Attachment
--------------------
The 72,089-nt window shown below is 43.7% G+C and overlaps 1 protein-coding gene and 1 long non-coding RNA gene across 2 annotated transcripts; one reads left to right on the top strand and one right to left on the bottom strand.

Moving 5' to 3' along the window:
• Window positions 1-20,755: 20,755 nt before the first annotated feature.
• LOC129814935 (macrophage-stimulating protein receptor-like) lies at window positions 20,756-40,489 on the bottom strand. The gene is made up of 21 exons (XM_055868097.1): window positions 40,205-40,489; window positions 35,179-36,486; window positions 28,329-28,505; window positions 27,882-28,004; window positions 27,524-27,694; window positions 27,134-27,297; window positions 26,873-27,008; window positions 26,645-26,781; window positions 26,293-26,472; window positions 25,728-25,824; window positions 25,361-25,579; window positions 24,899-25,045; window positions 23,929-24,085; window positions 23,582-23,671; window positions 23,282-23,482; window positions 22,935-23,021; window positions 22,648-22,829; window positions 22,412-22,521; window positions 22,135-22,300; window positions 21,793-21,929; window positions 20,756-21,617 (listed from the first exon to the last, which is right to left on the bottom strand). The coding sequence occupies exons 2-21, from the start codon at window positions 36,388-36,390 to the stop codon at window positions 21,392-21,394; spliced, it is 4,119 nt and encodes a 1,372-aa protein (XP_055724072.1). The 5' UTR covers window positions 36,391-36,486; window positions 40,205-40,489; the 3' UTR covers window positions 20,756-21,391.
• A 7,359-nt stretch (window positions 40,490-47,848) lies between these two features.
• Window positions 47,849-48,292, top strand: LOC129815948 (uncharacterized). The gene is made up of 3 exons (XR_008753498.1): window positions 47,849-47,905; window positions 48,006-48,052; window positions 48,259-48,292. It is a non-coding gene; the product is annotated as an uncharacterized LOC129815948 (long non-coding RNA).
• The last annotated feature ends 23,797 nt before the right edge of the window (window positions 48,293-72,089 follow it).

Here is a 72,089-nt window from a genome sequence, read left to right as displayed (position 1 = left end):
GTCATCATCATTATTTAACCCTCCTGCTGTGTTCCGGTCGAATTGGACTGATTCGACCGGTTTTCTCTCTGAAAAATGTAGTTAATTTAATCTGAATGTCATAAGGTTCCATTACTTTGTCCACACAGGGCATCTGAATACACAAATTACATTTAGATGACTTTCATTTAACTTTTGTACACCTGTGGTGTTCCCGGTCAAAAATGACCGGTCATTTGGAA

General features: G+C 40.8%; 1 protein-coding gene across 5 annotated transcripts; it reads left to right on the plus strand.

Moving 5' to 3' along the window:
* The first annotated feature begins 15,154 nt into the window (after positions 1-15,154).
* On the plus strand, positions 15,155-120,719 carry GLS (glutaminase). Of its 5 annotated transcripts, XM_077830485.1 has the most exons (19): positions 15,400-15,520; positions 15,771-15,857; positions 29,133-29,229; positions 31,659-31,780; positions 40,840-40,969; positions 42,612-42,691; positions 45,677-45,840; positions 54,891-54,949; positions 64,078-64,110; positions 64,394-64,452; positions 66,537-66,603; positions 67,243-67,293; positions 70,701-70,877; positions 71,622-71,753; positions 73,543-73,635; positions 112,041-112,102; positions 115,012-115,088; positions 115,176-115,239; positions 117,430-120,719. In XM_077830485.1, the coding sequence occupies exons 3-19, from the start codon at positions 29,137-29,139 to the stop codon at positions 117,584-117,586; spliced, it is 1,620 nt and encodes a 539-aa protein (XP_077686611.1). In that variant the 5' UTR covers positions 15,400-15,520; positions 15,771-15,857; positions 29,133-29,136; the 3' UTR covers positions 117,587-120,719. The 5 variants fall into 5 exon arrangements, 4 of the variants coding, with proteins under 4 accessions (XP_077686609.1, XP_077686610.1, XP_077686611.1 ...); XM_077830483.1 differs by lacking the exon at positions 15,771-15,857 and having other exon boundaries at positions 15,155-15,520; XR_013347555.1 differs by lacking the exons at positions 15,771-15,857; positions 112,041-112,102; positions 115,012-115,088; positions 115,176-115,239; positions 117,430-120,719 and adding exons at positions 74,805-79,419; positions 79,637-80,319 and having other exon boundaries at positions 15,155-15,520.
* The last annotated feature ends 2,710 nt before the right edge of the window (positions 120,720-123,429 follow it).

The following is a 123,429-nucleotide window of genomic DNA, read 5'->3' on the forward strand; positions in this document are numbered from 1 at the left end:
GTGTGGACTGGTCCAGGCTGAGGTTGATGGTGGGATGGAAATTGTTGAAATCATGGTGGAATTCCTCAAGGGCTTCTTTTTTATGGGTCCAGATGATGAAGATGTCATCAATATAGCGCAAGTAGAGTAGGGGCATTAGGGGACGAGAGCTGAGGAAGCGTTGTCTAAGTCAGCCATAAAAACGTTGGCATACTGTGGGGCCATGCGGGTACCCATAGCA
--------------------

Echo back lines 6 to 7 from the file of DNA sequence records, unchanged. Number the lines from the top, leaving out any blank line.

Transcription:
• Window positions 47,849-48,292, top strand: LOC129815948 (uncharacterized). The gene is made up of 3 exons (XR_008753498.1): window positions 47,849-47,905; window positions 48,006-48,052; window positions 48,259-48,292. It is a non-coding gene; the product is annotated as an uncharacterized LOC129815948 (long non-coding RNA).
• The last annotated feature ends 23,797 nt before the right edge of the window (window positions 48,293-72,089 follow it).